One of the primary consumer behaviour changes during the last few months is the rapid shift towards digital retail channels. Even in India, there has been a massive rise in first time users and this shift is expected to continue even after the pandemic ends. Consequently, going ahead, online platforms are becoming indispensable for offline stores, and online–offline service integration is expected to increase.
And to make the transition between the online and offline channels seamless and efficient, businesses are compelled to explore modern technologies like Augmented Reality, Endless Isles, etc.
According to Avinish Anand, a lot of these changes were temporary and now that markets have opened up, Caratlane has already witnessed consumers going back to their older ways. “I think a fair section of consumers tried the new way of trying and buying and now that she feels comfortable she will stick to it. At the same time, there also has been a significant pool of consumers who tried the new ways only out of necessity and now that options are open they have rolled backed to their old ways,” he said.
Are Phygital and Omnichannel the Same?
With consumers restricted to the safety of their homes, the paradigm shift to online channels has been very natural. As digitalisation becomes a way of life, retail is moving towards a closer intertwining of channels. The future of retail will now be dictated by the emergence of a truly new form of Omnichannel — connected or Phygital stores.
In the Phygital world, the aim is to become more meaningful to consumers by converging both experiences and offerings. It is about revolutionizing customers’ physical or brick-and-mortar shopping experience by creating a seamless, omnichannel experience synchronizing the digital and instore retail experiences. It involves hybridizing the physical (the point of sale, its products, etc.,) and digital components (touch screens, connected mirrors, endless isles, etc.,) at the same time and in the same place to off er a unified experience to the consumer.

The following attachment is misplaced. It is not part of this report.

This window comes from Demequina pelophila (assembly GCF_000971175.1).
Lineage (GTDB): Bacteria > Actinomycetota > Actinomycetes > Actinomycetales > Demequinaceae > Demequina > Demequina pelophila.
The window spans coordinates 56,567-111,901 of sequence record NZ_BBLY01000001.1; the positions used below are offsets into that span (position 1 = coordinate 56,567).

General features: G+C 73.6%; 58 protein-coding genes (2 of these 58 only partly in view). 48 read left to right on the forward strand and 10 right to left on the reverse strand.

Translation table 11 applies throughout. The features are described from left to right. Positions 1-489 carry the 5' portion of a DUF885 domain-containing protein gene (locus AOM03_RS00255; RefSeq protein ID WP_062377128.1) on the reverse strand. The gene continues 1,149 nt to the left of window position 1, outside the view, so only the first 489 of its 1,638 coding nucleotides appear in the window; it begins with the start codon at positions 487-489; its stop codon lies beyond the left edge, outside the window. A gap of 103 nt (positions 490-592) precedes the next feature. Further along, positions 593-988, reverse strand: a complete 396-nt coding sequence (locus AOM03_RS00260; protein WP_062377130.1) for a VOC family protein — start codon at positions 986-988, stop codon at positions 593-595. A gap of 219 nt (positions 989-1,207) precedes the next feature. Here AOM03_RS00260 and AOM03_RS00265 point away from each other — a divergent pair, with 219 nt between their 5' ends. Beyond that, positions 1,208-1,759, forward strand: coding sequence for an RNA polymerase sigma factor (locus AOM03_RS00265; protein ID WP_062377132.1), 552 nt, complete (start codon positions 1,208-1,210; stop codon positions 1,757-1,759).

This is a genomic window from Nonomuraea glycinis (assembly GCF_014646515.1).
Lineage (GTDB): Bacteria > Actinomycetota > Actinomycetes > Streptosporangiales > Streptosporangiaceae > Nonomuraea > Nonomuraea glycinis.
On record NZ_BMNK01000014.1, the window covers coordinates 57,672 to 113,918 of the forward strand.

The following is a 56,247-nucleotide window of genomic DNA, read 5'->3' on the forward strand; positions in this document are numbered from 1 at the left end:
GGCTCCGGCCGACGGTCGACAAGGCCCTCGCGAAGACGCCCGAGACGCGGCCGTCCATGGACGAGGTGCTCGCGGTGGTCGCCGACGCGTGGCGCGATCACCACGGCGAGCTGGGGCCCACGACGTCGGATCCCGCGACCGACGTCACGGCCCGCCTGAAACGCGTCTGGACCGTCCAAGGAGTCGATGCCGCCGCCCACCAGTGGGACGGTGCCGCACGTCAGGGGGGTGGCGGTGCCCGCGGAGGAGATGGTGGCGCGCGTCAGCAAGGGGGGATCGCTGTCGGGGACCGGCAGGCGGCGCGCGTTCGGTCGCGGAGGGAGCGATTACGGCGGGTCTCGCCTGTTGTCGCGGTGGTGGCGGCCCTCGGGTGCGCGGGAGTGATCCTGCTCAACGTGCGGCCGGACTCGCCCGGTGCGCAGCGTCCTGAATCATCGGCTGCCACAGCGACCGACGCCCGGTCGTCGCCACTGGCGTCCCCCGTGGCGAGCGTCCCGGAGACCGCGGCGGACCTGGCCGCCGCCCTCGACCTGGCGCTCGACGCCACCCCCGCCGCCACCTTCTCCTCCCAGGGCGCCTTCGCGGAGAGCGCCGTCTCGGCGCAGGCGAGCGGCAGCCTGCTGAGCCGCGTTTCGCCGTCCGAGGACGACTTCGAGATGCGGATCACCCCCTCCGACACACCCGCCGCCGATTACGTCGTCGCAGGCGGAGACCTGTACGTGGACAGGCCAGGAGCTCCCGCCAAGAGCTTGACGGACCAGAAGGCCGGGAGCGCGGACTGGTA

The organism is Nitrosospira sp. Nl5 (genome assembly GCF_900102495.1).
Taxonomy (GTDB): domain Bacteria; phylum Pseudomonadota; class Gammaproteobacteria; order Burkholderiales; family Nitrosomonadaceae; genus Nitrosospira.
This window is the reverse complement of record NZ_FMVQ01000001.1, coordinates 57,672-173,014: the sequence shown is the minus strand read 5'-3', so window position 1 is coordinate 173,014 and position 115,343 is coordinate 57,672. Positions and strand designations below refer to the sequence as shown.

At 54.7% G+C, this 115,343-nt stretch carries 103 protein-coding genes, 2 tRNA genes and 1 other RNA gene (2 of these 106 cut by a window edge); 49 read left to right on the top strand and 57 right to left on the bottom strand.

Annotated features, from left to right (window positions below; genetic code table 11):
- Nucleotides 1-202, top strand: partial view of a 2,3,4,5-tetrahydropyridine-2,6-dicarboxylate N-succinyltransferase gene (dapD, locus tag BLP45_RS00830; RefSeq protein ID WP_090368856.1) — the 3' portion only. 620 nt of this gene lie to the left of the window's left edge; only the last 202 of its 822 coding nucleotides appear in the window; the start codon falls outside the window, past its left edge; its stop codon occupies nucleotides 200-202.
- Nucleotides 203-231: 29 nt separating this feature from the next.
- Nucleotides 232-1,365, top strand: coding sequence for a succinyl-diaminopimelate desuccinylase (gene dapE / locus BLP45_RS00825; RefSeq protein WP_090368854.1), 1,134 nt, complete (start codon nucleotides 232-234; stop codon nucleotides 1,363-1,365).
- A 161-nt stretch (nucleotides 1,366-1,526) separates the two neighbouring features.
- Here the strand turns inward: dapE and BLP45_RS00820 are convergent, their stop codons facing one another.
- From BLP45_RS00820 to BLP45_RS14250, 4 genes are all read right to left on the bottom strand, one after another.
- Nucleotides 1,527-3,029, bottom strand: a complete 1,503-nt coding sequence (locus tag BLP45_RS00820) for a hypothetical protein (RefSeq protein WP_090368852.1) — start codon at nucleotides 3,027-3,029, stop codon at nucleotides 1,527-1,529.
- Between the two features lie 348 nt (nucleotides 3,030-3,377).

“Phygital or Omnichannel for us is to provide all digital technologies that we use in all our channels of retailing. It’s all about how both these channels can mutually help each other and ensure that the consumer gets a seamless and uniform experience across all our channels,” said Chaudhary.
“When a consumer walks into a store, how do we prompt her to use the phone to make a purchase. Concepts like cash counters are slowly becoming obsolete — these can very well be executed using our smartphones. India has been an extremely slow adopter of in-store to mobile technology. We have to learn from other countries how they have leaned on Omnichannel retail to build engagement and generate higher consumer numbers,” said K Radhakrishnan, Co-Founder, Tata StarQuik.